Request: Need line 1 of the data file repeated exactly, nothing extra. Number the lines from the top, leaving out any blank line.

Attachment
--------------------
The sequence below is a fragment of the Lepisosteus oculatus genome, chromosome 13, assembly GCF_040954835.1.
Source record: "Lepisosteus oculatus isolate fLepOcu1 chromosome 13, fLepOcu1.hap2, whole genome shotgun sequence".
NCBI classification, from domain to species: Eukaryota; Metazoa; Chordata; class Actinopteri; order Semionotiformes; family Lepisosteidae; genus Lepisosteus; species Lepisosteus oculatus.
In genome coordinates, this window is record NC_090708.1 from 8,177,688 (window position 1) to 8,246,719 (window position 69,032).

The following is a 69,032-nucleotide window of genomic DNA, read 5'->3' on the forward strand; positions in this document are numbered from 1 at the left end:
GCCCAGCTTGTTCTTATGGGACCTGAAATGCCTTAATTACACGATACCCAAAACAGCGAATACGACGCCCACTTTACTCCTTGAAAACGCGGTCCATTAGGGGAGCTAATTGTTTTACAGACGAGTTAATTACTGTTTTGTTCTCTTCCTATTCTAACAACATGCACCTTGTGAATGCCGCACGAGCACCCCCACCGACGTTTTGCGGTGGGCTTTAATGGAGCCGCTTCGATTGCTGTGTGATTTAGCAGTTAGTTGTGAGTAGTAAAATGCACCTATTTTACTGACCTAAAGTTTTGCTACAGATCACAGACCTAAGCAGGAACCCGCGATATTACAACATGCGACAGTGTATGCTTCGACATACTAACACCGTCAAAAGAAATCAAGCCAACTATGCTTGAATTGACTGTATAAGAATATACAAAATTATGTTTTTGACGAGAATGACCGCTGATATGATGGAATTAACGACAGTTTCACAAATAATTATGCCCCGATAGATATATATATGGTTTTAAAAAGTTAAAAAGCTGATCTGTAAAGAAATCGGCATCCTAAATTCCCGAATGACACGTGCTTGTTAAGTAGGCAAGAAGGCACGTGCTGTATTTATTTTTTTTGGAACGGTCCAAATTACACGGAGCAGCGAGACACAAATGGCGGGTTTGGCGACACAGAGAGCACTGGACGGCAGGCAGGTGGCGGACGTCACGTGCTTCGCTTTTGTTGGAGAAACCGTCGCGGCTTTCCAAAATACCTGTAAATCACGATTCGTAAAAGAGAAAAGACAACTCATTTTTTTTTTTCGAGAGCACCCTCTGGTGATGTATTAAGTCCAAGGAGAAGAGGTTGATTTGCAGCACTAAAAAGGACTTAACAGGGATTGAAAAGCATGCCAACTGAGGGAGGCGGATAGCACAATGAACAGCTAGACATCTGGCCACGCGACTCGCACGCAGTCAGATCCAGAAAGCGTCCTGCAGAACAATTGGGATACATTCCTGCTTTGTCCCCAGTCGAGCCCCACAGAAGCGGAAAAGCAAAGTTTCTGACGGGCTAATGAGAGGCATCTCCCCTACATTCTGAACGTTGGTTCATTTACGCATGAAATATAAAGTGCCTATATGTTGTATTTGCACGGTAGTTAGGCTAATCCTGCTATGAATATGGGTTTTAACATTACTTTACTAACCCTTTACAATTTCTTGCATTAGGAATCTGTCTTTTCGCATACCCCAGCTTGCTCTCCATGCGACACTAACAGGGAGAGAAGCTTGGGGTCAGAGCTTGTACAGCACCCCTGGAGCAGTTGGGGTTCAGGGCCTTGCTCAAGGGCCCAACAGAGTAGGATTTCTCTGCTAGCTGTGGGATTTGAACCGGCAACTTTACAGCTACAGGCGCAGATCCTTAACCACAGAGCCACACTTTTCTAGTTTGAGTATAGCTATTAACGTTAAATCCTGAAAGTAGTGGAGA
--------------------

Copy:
The sequence below is a fragment of the Lepisosteus oculatus genome, chromosome 13, assembly GCF_040954835.1.